Women whose bodies are “apple-shaped” (more fat around the waist) appear to be at higher risk of cardiovascular disease than “pear-shaped” women (fat is around the hips and thighs). This finding comes from a study that followed 2,683 postmenopausal, normal weight women for an average of 18 years. The researchers reported that the risk of developing cardiovascular disease was tripled among women whose fat was mostly around their waists and had little fat in their thighs, compared with women whose fat was highest in their thighs and hips and low in the waist area. Pear-shaped women – those whose fat was mostly in their thighs – had a 32 percent reduced risk of cardiovascular disease compared with women with the least thigh fat. The researchers, from New York’s Albert Einstein College of Medicine reported that higher levels of abdominal fat were linked with elevated levels of insulin, systemic inflammation and abnormal cholesterol levels. The opposite was true for pear–shaped women.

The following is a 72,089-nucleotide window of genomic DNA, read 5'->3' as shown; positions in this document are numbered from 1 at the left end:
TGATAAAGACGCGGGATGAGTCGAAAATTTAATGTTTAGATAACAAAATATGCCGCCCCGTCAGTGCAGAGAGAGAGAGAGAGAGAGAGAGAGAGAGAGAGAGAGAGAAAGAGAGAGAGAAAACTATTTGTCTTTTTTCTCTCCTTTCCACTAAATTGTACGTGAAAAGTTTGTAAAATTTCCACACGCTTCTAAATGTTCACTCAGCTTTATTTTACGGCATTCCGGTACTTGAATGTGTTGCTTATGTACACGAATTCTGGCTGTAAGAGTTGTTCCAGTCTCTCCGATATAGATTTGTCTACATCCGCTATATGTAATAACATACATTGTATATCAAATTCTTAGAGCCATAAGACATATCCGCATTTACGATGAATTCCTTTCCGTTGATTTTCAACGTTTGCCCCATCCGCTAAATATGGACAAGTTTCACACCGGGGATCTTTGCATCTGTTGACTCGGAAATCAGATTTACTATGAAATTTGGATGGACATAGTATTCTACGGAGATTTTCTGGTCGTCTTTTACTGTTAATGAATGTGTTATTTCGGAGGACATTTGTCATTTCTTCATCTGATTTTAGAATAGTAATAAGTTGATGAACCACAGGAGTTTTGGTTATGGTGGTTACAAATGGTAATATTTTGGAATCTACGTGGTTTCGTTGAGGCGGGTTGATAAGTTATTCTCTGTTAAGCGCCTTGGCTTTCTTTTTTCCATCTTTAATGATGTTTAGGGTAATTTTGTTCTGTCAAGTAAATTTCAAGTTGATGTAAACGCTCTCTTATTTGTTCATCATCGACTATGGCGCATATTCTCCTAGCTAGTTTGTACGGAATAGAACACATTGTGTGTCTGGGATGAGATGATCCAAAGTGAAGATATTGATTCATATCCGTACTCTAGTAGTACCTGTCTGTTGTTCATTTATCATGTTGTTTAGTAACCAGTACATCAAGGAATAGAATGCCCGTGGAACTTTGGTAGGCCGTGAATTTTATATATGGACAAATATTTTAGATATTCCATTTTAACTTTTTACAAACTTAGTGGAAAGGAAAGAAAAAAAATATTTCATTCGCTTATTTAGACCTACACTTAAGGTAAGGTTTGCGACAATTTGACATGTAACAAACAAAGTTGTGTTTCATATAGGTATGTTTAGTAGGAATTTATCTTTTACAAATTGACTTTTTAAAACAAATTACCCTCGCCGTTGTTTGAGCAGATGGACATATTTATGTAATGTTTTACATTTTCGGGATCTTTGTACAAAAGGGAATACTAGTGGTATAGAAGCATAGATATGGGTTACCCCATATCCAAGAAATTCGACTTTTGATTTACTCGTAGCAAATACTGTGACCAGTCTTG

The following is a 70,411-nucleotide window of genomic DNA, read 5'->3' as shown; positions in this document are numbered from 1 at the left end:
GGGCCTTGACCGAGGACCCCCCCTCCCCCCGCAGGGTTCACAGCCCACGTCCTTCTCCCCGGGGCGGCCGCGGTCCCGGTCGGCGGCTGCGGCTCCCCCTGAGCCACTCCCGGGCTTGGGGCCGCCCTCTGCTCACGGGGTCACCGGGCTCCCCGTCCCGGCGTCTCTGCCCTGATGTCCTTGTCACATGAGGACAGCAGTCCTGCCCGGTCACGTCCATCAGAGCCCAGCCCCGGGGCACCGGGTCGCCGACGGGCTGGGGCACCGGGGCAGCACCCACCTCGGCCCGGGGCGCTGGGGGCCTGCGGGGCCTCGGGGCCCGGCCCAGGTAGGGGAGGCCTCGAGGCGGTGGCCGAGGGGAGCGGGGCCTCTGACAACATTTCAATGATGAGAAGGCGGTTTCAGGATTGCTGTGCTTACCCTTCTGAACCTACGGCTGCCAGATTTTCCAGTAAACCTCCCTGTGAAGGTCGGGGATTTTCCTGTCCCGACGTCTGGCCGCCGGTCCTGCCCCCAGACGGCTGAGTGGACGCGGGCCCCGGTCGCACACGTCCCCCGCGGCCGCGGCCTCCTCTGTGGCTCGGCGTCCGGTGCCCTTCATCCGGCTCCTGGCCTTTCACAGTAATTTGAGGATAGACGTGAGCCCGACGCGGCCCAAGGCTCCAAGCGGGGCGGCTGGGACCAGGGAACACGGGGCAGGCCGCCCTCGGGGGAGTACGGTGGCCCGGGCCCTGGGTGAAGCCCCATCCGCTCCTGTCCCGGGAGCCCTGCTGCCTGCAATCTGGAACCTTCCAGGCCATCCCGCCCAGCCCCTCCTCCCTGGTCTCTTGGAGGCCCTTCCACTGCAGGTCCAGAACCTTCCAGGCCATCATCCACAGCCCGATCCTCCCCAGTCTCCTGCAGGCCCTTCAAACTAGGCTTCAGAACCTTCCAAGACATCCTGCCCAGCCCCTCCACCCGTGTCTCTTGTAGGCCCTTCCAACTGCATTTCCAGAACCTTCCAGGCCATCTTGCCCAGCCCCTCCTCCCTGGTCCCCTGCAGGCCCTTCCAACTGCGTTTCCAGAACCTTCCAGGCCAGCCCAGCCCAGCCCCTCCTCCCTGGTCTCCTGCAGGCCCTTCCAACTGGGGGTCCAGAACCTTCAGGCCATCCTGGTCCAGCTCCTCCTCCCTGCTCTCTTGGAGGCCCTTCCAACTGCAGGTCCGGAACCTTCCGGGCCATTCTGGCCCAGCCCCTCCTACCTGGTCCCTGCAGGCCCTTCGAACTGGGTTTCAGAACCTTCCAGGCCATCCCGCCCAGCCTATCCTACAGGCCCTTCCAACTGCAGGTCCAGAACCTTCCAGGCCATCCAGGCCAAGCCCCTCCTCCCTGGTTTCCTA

Quibin Qi et al, “Association between regional body fat and cardiovascular disease risk among postmenopausal women with normal body mass index,” European Heart Journal, June 30, 2019, https:/doi/10.1093/eurheartj/ehz391
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